Cardiovascular Disease: Types and Risk Factors


Almost about half of all Americans (47% approx.) are suffering from at least 1 of 3 key risk factors for heart disease. These mainly include high blood pressure, high cholesterol, and smoking. The risk factors increase the chances of heart diseases such as several health conditions, your lifestyle, and your age and family history.

Some of these risk factors are not under our control such as age and family history of heart diseases. However, it is important to take steps to lower your risk by monitoring the factors you can control.

Factors increasing the risk of cardiovascular disease are specifically your habits, behaviors, or circumstances. Several conditions, such as lack of exercise, unhealthy eating, and smoking, diabetes, age, and family history also increase your risk of developing cardiovascular disease.

Cardiovascular Disease: Types and Risk Factors


Cardiovascular disease is an umbrella term that describes conditions affecting the heart and circulatory system. These majorly include coronary heart disease, stroke, heart attack, and aortic disease.

Cardiovascular disease is not the same as heart disease. Heart disease is a cluster of conditions affecting the structure of the heart and its functioning. It would be correct to say that all heart diseases are cardiovascular diseases. But, not all cardiovascular diseases are heart diseases.

Cardiovascular disease affects the heart or blood vessels including veins and arteries. Several factors affect the heart including socio-economic, behavioral, and environmental factors. Other factors such as high blood pressure, unhealthy diet, high cholesterol, diabetes, air pollution, obesity, tobacco, kidney disease, physical inactivity, alcohol abuse, and stress increase the risk of heart problems. In some cases, family history, ethnic background, sex, and age can also pose a high risk of cardiovascular disease.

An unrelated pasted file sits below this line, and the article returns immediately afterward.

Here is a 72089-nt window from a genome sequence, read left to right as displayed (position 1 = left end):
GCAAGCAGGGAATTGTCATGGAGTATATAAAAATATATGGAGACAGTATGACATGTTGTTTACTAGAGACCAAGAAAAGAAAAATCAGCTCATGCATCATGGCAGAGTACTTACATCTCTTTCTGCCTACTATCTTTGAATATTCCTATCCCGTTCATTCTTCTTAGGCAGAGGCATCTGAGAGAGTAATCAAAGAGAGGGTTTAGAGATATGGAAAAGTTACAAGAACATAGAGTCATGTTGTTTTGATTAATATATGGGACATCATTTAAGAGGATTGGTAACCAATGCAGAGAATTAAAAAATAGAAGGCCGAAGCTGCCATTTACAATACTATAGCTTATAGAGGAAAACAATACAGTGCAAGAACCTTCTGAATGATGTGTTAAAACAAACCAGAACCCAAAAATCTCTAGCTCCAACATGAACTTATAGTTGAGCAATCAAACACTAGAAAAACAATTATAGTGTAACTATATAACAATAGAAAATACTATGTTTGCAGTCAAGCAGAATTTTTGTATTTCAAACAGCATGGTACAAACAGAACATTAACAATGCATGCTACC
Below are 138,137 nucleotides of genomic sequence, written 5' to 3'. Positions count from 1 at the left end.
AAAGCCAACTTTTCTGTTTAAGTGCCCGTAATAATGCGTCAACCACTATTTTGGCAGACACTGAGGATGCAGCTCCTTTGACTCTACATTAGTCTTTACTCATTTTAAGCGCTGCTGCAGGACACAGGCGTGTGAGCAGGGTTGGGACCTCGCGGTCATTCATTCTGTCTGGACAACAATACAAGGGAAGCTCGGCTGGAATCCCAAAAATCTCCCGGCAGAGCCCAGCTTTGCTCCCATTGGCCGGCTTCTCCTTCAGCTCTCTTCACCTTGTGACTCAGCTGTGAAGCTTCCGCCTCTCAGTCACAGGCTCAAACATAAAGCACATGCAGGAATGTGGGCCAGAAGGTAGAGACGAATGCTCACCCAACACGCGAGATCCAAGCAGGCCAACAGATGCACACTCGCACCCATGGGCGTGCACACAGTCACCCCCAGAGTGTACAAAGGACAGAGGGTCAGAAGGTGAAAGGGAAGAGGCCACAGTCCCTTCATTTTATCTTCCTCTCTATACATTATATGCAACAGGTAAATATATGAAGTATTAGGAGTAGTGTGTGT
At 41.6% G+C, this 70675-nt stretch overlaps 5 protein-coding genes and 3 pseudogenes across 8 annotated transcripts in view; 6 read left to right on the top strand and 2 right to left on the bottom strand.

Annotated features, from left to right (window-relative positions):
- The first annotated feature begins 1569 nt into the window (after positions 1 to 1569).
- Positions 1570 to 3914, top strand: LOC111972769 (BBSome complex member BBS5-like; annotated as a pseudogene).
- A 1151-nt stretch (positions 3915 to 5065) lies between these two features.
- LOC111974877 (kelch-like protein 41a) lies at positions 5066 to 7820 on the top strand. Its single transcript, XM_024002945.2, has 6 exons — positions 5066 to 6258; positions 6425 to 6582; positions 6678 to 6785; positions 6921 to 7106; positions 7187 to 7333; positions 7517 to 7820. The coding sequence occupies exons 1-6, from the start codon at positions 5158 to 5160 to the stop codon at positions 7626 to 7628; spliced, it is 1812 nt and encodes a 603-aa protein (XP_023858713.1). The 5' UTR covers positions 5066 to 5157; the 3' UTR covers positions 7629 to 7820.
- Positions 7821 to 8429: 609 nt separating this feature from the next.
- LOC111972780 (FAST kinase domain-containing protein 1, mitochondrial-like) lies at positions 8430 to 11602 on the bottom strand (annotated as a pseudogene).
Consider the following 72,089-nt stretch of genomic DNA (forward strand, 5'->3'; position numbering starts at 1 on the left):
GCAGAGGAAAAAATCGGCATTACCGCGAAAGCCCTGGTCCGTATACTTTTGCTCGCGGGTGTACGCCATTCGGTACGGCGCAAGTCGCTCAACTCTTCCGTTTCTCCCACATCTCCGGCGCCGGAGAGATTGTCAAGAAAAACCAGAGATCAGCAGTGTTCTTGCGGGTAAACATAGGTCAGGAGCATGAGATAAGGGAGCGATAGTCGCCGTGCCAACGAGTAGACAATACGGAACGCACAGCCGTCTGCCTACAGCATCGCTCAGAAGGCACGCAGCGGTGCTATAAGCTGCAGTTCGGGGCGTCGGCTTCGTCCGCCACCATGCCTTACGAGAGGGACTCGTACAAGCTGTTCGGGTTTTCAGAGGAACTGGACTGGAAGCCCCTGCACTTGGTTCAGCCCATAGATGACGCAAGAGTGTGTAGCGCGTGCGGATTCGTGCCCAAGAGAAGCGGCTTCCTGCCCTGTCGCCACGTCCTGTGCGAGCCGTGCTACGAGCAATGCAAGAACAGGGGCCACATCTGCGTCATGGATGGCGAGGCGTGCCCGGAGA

cardiovascular disease risk factors


Cardiovascular disease includes several different types of conditions. Some of these might develop at the same time or lead to other conditions or diseases within the group. The major cardiovascular disease includes:

Heart: Coronary heart disease or coronary artery disease or ischemic heart disease refers to heart problems caused by narrowing of coronary arteries that supply blood to the heart muscle. The initial sign of coronary heart disease is a heart attack.

Heart Attack: Also known as myocardial infarction is a result of a blood clot that disrupts the flow of blood to the heart. This interferes with the supply of oxygen and nutrients resulting in damage to the heart muscle.

Stroke: This occurs due to an interrupted supply of blood to the brain. This causes the brain to lose its vital supply of oxygen and nutrients. Stroke could be caused by a blood clot in the brain artery or damage to a blood vessel in the brain bursts leading to internal bleeding and damaging the brain tissue.

Other conditions: Various conditions are associated with cardiovascular disease such as-

  • Arrhythmia
  • Aortic disease
  • Cardiomyopathies
  • Congenital heart disease.
  • Deep vein thrombosis and pulmonary embolism
  • Heart failure
  • Heart valve disease
  • Pericardial disease (pericarditis)
  • Rheumatic heart disease
  • Vascular disease
  • Peripheral vascular disease
  • Cerebrovascular disease
  • Willebrand Disease


The risk factors causing cardiovascular disease can be split into two categories. Focusing on one or more risk factors decreases your risk of developing cardiovascular disease.

Non-modifiable Risk Factors

These cannot be changed. These include a person’s age, ethnicity, and family history are among these factors.

  • Family History: Cardiovascular disease usually runs in families. Having a family history of high blood pressure or hypertension, high cholesterol and type 2 diabetes increase your chances of developing cardiovascular disease. Incorporating a healthy lifestyle is recommended to help reduce the risk of cardiovascular disease in those with a genetic tendency to the condition.